Date: Dec 09 2020
There’s no such thing as a neutral investment. Investments either have a positive or negative impact on society. Impact investing addresses these pressing social and environmental challenges through a range of investment approaches. Impact investments can be made in both emerging and developed markets as well as across a variety of asset classes.
As part of a values-aligned investing spectrum that also includes socially responsible investing (SRI) and environmental, social, and corporate governance investing (ESG), impact investing is uniquely focused on producing a beneficial social or environmental impact alongside a financial return.
In 2018, the U.S. Forum for Sustainable and Responsible Investments estimated that around $12 trillion of assets in the U.S. are managed under some type of sustainable investment strategy. The GIIN reported that 1,720 organizations have $715 billion in impact investing assets under management as of the end of 2019.
Despite this growth, impact investing remains a widely misunderstood investment concept. Here is a breakdown of the top five myths of impact investing to dispel any confusion and help your family better understand your investment options.
Myth #1 - Impact investments require a financial trade-off
One of the most common myths about impact investing is that it’s difficult for investors to achieve a market-rate return. The 2020 Annual Impact Investor Survey from the GIIN, JPMorgan, and the Impact Programme reveals an overwhelming majority of respondents reported meeting or exceeding both their financial and impact expectations (99 and 88 percent, respectively).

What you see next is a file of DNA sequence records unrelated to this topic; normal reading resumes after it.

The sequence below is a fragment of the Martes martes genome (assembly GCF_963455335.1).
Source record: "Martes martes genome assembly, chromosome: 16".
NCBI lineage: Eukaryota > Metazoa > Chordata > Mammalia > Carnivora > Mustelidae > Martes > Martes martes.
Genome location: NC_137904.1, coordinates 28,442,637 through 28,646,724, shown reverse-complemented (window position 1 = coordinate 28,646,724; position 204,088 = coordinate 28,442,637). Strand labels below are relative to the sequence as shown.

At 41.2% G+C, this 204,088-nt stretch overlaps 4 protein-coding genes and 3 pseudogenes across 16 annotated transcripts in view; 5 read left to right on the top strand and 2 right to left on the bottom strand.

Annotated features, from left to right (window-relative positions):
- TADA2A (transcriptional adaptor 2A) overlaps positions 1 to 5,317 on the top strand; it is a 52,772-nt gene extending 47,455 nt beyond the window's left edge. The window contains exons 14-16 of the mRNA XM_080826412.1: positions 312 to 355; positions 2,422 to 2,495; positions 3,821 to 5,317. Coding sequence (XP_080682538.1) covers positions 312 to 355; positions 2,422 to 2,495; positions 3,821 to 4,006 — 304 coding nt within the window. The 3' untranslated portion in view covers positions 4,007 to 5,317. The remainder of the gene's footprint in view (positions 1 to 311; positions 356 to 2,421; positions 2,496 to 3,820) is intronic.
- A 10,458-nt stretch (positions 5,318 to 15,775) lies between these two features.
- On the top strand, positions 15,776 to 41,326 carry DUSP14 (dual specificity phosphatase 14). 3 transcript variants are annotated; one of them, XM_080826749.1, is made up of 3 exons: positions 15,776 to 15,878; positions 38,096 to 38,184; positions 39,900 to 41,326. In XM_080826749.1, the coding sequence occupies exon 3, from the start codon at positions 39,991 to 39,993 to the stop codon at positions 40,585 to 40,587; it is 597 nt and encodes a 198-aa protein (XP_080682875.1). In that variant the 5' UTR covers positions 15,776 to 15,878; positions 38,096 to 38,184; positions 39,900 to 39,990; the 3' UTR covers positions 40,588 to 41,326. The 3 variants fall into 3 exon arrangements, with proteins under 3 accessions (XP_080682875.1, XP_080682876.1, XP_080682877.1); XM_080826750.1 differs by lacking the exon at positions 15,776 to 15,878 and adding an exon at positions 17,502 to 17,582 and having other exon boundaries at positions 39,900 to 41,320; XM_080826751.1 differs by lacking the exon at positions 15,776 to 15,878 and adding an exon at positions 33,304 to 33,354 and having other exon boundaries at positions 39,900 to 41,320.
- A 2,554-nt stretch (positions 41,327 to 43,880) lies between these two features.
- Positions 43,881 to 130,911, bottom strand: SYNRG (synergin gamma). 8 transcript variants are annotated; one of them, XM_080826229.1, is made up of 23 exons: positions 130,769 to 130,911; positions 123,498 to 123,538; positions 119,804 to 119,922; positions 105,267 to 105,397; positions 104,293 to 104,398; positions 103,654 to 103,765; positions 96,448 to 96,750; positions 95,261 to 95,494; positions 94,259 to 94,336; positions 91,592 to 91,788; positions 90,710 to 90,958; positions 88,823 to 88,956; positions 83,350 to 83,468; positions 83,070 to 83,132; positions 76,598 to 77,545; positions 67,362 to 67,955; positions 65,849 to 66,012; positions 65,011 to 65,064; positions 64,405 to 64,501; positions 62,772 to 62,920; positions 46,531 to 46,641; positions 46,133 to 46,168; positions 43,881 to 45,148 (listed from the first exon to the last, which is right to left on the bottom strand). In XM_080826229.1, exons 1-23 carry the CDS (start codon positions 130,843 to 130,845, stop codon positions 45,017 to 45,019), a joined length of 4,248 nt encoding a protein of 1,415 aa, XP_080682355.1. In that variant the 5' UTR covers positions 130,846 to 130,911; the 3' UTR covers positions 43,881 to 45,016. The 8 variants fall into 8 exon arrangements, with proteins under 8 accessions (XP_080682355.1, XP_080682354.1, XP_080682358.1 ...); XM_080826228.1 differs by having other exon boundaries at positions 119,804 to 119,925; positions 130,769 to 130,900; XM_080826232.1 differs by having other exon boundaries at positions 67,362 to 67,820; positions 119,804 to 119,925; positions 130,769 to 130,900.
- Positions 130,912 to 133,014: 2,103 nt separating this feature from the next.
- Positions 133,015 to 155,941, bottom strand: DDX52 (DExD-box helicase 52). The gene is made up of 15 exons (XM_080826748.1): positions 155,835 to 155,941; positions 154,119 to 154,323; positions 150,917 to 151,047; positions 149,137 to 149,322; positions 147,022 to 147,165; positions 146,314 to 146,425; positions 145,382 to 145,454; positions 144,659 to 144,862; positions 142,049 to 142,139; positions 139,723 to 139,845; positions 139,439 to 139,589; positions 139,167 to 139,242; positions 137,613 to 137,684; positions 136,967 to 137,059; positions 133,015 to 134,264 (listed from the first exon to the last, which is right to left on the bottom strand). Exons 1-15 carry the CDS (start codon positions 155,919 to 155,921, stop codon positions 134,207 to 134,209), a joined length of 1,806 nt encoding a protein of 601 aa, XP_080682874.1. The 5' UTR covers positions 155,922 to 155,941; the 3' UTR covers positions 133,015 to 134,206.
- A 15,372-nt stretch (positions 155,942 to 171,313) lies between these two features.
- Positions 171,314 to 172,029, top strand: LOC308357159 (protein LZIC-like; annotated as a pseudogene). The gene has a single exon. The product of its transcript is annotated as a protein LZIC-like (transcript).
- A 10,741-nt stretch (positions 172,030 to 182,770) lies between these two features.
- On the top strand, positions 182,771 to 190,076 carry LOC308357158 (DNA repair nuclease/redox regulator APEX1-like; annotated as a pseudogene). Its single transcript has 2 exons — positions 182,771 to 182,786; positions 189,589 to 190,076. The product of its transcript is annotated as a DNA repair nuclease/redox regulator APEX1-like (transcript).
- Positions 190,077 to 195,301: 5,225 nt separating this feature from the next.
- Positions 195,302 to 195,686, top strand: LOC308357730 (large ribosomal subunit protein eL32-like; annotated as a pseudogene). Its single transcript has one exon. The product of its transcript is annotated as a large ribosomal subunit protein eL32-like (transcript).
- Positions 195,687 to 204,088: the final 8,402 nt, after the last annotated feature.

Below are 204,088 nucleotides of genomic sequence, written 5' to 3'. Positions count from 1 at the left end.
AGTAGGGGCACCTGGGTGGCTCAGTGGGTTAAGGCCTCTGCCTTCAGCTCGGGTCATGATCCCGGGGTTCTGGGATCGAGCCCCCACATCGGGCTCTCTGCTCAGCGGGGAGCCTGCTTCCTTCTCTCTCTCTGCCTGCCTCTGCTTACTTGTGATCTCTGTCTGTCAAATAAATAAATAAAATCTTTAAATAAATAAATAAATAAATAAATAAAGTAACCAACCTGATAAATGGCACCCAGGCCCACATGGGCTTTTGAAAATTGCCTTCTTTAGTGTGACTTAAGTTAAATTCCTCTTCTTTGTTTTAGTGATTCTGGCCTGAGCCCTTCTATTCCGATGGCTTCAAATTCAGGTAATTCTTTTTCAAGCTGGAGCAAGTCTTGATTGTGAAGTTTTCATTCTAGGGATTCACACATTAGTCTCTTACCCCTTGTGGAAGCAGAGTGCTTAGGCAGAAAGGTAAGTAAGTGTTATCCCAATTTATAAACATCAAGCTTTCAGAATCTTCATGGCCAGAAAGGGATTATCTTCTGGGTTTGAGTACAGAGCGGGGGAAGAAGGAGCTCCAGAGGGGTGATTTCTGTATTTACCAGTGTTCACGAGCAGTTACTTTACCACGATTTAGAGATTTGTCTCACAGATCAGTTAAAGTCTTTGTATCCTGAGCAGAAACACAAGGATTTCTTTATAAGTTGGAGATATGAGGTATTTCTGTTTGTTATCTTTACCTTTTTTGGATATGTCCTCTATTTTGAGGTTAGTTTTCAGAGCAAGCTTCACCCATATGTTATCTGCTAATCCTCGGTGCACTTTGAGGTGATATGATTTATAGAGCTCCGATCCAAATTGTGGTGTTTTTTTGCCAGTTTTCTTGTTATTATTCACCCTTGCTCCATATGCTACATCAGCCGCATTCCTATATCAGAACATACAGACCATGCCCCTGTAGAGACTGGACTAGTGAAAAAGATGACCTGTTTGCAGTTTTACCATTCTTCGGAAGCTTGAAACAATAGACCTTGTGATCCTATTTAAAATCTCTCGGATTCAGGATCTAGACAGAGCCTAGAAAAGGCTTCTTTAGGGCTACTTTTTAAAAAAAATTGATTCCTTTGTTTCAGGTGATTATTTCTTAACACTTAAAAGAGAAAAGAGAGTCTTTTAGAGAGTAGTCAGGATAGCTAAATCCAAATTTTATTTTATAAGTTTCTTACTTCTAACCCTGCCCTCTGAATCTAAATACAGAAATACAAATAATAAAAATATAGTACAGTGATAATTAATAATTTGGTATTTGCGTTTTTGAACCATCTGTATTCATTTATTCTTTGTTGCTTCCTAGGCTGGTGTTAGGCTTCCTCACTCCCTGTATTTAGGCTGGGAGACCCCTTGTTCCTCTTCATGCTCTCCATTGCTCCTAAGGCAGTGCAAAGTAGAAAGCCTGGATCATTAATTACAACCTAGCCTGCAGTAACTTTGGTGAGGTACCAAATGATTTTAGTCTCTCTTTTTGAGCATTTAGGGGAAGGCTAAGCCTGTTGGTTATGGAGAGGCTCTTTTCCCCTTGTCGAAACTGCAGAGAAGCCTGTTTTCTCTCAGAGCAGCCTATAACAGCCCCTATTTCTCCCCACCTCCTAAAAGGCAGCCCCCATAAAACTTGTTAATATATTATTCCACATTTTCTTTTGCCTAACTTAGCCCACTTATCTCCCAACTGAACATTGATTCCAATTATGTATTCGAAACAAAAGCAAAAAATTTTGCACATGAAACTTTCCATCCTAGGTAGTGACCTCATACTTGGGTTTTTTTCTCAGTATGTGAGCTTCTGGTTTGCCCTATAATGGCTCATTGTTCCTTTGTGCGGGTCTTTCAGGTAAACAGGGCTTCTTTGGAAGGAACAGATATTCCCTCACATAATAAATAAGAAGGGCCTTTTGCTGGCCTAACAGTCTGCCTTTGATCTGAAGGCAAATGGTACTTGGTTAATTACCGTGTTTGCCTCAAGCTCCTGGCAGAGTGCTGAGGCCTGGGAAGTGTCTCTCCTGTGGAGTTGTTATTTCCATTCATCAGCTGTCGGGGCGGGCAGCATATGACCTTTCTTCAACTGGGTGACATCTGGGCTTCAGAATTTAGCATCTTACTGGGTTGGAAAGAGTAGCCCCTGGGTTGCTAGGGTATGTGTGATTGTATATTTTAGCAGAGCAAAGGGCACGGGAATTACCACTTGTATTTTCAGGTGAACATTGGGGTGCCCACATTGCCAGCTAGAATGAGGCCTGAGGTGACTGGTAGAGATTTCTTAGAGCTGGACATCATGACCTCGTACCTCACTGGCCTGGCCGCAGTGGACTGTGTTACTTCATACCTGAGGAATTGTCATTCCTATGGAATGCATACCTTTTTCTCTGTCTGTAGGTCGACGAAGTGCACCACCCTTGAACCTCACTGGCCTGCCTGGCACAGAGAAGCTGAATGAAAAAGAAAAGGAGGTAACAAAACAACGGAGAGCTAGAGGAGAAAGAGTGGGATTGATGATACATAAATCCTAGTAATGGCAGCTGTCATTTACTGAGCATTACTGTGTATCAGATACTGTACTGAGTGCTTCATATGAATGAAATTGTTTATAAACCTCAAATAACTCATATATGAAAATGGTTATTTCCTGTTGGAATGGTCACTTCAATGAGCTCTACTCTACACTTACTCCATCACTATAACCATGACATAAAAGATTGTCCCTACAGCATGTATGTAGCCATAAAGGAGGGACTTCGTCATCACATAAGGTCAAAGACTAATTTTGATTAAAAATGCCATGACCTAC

As research continues to accumulate on the benefits of supporting increased diversity in many areas of business, including corporate leadership, investors are encouraged to improve the gender and racial diversity of their portfolios for stronger returns. Certain firms are only investing in companies that include diversity in leadership such as NIA Impact Capital. NIA’s global solutions equity portfolio achieves strong returns by investing with a gender lens. Investing in community development, funding loans for female and minority entrepreneurs, affordable housing, and bringing opportunity to low-income areas through platforms like CNote is another way to add more diversity and competitive returns to your portfolio.
Myth #2 - Impact investing is risky and only for wealthy investors
According to the 2019 Nordic Investment Impact Report, institutional perceived impact investments generally have the same risk as a non-impact investment. Community development credit unions and banks are NCUA- or FDIC-insured and offer financial products with strong capitalization and flexible liquidity that address low- to moderate-income communities.
CDFI and general community loan funds are nonprofit lending institutions with strong capital preservation agents and countercyclical investments. Opportunities include equity investments, subordinated loans, and senior debt. During an economic downturn, impact investing can help provide stability and resiliency for both your portfolio and local communities across America.
Myth #3 - Impact investing is too complicated